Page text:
I took one between my chopsticks and lifted it towards my mouth. It wasn’t bad. It wasn’t good, but it wasn’t bad. It really didn’t taste like anything. It was just crunchy and had a little bit of a texture.

The dish was bamboo worms—the things that grow up to be moths. Cut open a stick of bamboo, and you can find a feast of these. Omphisa fuscindentalis is the name of one of the most popular of the bamboo worms served in Yunnan and Thailand.

A year or so later, I was back in Shanghai visiting a Chinese friend, and I took her to a Yunnan restaurant. I ordered her bamboo worm larvae, as well as other things. She did not end up eating any, but I enjoyed it. The bamboo worms there were cooked with mint leaves and spices. It seems the restaurant in Shanghai did a more elaborate recipe than the one in a local person’s home cooking restaurant. 

The fried worms were minty and fragrant; they take on the taste of whatever they are cooked with. The restaurant is called Yunshang—Beyond the Clouds—and it’s located at the end of the Nanjing East Road pedestrian road and Henan Middle Road. I would recommend it. (I say, eating larvae at a local restaurant when you aren’t expecting it is more exciting than going to a restaurant with the plan already in your mind and time to mentally prepare.)

Bamboo worms were not my favorite dish in China. Not even close. But larvae and dragon flies and scorpions are the best dish to have with your friend who is visiting China for the first time.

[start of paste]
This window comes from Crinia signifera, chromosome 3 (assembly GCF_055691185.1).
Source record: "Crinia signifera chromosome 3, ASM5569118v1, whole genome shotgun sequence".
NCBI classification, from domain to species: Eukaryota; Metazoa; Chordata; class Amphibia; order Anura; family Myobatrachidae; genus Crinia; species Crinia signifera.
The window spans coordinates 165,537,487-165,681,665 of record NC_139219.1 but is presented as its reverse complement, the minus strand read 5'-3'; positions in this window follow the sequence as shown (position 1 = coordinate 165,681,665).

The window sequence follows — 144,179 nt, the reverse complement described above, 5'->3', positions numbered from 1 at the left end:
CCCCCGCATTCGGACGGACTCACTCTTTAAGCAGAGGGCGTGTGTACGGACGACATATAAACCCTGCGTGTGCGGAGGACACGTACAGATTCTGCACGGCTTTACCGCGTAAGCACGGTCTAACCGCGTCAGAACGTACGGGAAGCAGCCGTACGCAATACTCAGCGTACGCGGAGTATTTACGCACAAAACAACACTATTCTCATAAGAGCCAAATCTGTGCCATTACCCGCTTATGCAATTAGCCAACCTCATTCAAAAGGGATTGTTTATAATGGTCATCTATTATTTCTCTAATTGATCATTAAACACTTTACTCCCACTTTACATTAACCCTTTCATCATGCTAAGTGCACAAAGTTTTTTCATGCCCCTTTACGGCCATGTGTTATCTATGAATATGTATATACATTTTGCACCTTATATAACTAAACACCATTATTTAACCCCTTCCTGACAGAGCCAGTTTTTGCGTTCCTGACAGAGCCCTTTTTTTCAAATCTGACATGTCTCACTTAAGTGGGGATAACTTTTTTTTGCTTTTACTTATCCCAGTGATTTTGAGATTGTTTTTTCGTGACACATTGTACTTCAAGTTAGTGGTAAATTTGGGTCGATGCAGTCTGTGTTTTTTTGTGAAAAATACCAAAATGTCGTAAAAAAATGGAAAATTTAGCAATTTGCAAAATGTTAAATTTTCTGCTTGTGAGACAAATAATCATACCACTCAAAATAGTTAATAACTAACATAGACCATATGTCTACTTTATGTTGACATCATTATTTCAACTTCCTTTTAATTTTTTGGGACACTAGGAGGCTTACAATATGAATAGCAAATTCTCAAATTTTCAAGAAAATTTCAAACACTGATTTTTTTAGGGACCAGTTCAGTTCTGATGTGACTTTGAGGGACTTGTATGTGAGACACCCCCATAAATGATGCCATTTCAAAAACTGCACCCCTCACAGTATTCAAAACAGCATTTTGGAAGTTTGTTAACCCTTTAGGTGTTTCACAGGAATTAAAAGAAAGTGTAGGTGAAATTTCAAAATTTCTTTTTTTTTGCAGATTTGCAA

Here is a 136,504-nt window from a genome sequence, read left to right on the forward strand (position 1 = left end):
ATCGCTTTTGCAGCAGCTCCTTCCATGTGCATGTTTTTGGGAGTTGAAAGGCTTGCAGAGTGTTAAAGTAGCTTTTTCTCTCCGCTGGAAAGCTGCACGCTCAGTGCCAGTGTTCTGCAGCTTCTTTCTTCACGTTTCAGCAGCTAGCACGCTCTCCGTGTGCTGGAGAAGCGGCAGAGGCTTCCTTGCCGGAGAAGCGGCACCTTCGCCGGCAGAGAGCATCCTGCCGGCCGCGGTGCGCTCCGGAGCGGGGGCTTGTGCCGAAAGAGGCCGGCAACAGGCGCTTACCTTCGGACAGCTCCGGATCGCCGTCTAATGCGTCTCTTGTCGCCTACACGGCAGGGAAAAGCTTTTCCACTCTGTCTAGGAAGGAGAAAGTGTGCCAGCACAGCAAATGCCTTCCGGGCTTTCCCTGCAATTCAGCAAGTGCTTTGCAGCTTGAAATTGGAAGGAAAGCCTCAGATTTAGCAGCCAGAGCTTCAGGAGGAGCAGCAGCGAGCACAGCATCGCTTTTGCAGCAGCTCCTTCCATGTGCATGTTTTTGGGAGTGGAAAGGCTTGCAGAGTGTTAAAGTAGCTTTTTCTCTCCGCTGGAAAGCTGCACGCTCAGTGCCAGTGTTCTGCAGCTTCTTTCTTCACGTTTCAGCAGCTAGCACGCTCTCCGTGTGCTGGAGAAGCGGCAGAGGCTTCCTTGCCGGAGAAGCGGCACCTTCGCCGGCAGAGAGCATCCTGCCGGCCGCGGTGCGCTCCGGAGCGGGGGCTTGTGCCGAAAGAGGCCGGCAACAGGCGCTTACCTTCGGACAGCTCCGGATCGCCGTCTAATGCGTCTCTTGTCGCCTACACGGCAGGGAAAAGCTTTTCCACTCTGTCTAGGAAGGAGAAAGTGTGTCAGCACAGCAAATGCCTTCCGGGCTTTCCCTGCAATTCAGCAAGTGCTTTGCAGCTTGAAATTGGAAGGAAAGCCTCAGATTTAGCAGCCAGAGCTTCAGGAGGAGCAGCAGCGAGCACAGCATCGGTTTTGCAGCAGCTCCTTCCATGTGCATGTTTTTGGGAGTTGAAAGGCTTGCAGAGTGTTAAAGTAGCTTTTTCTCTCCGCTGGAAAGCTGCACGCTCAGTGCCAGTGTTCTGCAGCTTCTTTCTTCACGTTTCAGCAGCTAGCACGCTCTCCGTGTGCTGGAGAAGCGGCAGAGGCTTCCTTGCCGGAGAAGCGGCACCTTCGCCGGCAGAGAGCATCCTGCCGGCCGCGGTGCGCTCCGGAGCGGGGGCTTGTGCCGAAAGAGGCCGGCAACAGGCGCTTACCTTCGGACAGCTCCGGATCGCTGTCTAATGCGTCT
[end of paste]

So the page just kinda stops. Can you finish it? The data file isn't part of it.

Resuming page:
Apr 16

Urban parks: We need more greenways like Nanjing’s

By Mitchell Blatt | China , Living in China

With the coming of spring, kites fill the sky in Nanjing. Parents take their toddlers to run around in the grass, old folks walk along the path while listening to music of their youth, and young people run and bike along the Yangtze River.

Kites being flown from Yangtze River Greenway in April 2016 (photos by Mitchell Blatt).

Nanjing’s Greenway is a long stretch of interconnected parklands and trails that follow along the Yangtze River, the Qinhuai River, and Nanjing’s 21-kilometer ancient city wall. The benefits it brings to urban beautification, public health, and even transportation (I biked to work along it) are immense.

A study of urban parks in Los Angeles published in 2014 found that people who live nearby public parks display significantly better mental health states, as measured by responses to the MHI-5 mental health inventory, than do people who live far from public parks. Other studies in other countries have found similar results. Parks can stimulate people to exercise, facilitate social interactions, and bring people closer to nature. This has led policy planners to advocate for community-focused measures to help create environments relatively more conducive to positive mental health.

It’s not just about mental health. Urban parks and urban park networks are beneficial to the environment as well as just being good and enjoyable for their own sake.

Nanjing Ming City Wall (photo by Mitchell Blatt).

Chinese urban planners and researchers have made urban greenways an important part of their strategies for years. As far back as 1998, the Nanjing government envisioned a plan for preservation of the Ming Dynasty City Wall based on the creation of urban parks around the wall. For at least 15 meters around the walls, there would be no construction at all; just green grass, trees, and trails. The height of nearby buildings would also be limited, with no buildings allowed higher than the wall for at least 50 meters and up to 200 meters in some places, according to a case study by Yao Yanqi and Li Zhenyu, a student and professor, respectively, at the College of Architecture and Urban Planning of Tongji University.